Archives of Acoustics, 37, 2, pp. 199–203, 2012

Effects of Speech Intensity on the Callsign Acquisition Test (CAT) and Modified Rhyme Test (MRT) Presented in Noise

Misty BLUE-TERRY
Department of Industrial and Systems Engineering, North Carolina Agricultural & Technical State University; The Cooperative Extension Program, Coltrane Hall

Maranda McBRIDE
Department of Management, North Carolina Agricultural & Technical State University

Tomasz LETOWSKI
U.S. Army Research Laboratory, Human Research & Engineering Directorate

This study sought to evaluate the effect of speech intensity on performance of the Callsign Acquisition
Test (CAT) and Modified Rhyme Test (MRT) presented in noise. Fourteen normally hearing listeners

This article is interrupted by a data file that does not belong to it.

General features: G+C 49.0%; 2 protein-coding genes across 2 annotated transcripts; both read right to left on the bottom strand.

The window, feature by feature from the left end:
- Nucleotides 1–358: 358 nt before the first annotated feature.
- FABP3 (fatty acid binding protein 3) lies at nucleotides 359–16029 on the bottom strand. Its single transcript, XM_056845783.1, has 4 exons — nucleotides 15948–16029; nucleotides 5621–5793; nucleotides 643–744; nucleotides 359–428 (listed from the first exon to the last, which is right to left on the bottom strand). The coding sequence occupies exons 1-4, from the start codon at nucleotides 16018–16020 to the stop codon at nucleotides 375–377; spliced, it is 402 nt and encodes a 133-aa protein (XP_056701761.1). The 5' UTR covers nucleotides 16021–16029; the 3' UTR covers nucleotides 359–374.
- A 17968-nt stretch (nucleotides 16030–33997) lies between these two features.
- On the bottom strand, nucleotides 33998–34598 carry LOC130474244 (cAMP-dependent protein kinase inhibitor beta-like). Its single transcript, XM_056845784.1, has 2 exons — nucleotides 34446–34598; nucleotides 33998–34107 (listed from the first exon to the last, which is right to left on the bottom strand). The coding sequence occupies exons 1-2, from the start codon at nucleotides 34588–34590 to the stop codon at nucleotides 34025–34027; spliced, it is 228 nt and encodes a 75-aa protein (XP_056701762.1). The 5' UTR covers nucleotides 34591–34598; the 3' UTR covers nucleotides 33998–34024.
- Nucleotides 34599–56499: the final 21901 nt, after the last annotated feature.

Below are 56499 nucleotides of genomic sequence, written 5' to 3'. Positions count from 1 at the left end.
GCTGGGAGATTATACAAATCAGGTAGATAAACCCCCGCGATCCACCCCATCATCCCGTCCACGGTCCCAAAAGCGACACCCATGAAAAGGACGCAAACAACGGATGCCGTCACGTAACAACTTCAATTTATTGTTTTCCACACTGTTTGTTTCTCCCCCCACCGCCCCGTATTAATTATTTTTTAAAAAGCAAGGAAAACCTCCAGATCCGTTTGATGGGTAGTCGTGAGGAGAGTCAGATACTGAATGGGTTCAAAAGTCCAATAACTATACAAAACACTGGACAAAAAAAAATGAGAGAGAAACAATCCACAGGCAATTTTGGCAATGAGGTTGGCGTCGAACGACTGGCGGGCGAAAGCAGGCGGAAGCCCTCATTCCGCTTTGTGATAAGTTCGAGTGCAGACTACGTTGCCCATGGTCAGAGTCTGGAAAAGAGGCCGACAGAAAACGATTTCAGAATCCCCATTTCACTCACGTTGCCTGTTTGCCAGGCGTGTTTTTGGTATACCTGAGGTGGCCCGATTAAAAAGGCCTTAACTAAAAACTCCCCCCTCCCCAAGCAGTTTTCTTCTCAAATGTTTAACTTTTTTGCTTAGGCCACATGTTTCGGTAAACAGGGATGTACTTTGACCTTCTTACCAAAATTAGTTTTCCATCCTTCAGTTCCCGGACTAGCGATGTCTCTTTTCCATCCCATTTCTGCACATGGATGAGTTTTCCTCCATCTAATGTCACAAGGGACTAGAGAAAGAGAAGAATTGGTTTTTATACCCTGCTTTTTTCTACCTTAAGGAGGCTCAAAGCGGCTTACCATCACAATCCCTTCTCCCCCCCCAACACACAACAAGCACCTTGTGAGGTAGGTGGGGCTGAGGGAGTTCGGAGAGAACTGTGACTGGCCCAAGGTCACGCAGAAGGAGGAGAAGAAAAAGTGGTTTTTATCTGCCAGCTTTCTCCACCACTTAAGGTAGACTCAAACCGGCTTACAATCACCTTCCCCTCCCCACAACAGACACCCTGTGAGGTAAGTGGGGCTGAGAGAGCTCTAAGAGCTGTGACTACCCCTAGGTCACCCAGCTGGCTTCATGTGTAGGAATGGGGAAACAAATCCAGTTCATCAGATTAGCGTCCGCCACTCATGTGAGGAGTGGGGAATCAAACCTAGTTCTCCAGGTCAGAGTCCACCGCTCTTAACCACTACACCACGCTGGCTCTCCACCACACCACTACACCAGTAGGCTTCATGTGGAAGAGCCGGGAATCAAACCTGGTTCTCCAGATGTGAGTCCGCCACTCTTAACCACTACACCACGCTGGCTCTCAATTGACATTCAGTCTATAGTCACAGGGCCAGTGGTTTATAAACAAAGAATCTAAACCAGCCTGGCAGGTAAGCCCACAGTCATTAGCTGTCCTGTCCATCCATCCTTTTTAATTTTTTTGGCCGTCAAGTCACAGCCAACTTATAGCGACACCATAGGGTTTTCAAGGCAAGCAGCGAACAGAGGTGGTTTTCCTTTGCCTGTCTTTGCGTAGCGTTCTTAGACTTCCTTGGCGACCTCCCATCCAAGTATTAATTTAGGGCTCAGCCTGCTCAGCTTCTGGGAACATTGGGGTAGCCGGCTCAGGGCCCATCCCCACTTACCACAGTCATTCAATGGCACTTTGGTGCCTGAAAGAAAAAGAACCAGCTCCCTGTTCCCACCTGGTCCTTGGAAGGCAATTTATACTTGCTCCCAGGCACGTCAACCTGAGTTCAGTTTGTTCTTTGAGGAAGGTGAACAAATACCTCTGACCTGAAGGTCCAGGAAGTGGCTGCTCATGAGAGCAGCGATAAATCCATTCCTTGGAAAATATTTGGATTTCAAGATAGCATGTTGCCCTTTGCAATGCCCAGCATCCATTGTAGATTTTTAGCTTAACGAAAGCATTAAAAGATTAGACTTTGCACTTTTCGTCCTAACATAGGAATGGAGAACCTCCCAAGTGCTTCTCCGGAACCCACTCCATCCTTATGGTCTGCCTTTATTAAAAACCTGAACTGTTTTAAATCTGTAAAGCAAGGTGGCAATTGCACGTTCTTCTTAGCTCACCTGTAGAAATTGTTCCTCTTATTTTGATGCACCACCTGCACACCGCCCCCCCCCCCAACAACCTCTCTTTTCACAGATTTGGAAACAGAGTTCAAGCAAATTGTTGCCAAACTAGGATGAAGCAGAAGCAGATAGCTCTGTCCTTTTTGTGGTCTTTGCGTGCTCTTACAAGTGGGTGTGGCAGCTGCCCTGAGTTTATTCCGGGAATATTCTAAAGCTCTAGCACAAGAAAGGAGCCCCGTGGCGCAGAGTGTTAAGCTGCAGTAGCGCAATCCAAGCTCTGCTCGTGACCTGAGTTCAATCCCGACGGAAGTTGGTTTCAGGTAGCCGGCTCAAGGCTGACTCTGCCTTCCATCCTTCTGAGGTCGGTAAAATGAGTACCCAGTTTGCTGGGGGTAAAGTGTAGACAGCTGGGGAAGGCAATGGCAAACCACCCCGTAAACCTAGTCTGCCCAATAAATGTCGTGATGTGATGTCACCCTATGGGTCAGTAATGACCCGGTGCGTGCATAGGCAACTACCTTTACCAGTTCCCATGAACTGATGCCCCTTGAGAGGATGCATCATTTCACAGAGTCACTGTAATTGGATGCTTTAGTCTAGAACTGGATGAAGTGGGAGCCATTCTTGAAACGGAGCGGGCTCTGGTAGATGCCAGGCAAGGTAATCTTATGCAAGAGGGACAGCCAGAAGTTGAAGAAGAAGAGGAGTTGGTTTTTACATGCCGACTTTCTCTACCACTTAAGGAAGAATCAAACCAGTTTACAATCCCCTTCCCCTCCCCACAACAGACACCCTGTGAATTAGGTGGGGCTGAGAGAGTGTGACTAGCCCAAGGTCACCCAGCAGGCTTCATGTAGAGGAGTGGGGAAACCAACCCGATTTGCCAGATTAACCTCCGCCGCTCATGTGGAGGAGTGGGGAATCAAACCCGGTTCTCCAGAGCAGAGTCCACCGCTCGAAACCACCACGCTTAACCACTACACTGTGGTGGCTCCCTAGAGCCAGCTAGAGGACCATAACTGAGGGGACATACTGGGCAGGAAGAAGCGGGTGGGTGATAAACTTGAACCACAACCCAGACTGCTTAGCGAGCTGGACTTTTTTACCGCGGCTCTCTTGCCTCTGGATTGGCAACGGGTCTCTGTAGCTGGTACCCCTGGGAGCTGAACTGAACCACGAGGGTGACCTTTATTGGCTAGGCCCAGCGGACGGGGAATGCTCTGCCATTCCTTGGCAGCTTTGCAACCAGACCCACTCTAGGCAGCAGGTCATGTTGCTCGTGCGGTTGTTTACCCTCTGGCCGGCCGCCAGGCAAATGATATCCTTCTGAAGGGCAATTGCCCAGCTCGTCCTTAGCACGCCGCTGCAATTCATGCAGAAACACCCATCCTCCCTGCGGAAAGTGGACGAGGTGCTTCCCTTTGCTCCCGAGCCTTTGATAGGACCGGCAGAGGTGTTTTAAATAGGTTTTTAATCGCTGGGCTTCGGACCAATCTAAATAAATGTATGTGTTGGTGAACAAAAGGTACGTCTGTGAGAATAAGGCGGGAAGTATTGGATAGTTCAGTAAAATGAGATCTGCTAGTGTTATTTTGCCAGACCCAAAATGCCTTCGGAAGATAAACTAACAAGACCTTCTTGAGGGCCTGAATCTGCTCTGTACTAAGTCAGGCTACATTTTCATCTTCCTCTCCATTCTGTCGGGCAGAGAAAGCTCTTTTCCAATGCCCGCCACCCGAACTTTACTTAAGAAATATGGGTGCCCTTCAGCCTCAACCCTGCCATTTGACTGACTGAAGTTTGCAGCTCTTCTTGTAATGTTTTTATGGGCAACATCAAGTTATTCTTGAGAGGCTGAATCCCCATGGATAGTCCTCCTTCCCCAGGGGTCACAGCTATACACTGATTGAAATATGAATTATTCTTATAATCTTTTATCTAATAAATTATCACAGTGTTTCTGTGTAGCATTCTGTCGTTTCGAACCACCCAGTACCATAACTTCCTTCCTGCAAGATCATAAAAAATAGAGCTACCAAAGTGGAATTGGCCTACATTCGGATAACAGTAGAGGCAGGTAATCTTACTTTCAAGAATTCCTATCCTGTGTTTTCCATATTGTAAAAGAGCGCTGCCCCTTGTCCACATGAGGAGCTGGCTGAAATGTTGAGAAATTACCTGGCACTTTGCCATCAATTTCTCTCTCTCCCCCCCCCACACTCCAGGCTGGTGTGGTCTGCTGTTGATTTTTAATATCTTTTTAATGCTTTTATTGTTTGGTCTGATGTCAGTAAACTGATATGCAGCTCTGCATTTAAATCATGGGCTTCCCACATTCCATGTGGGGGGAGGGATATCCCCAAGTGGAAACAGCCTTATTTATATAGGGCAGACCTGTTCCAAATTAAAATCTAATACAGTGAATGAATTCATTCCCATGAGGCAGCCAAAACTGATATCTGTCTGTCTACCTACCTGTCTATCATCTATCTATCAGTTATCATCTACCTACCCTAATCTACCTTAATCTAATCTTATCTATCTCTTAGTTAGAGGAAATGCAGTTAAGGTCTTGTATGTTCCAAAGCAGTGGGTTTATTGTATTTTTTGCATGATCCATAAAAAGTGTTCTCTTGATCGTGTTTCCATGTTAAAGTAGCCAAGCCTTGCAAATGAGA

performed both tests in 65 dB A white background noise. Speech intensity varied while background noise
remained constant to form speech-to-noise ratios (SNRs) of −18, −15, −12, −9, and −6 dB. Results
showed that CAT recognition scores were significantly higher than MRT scores at the same SNRs; how-
ever, the scores from both tests were highly correlated and their relationship for the SNRs tested can be
expressed by a simple linear function. The concept of CAT can be easily ported to other languages for
testing speech communication under adverse listening conditions.
Keywords: speech intelligibility; speech intensity; speech-to-noise ratio
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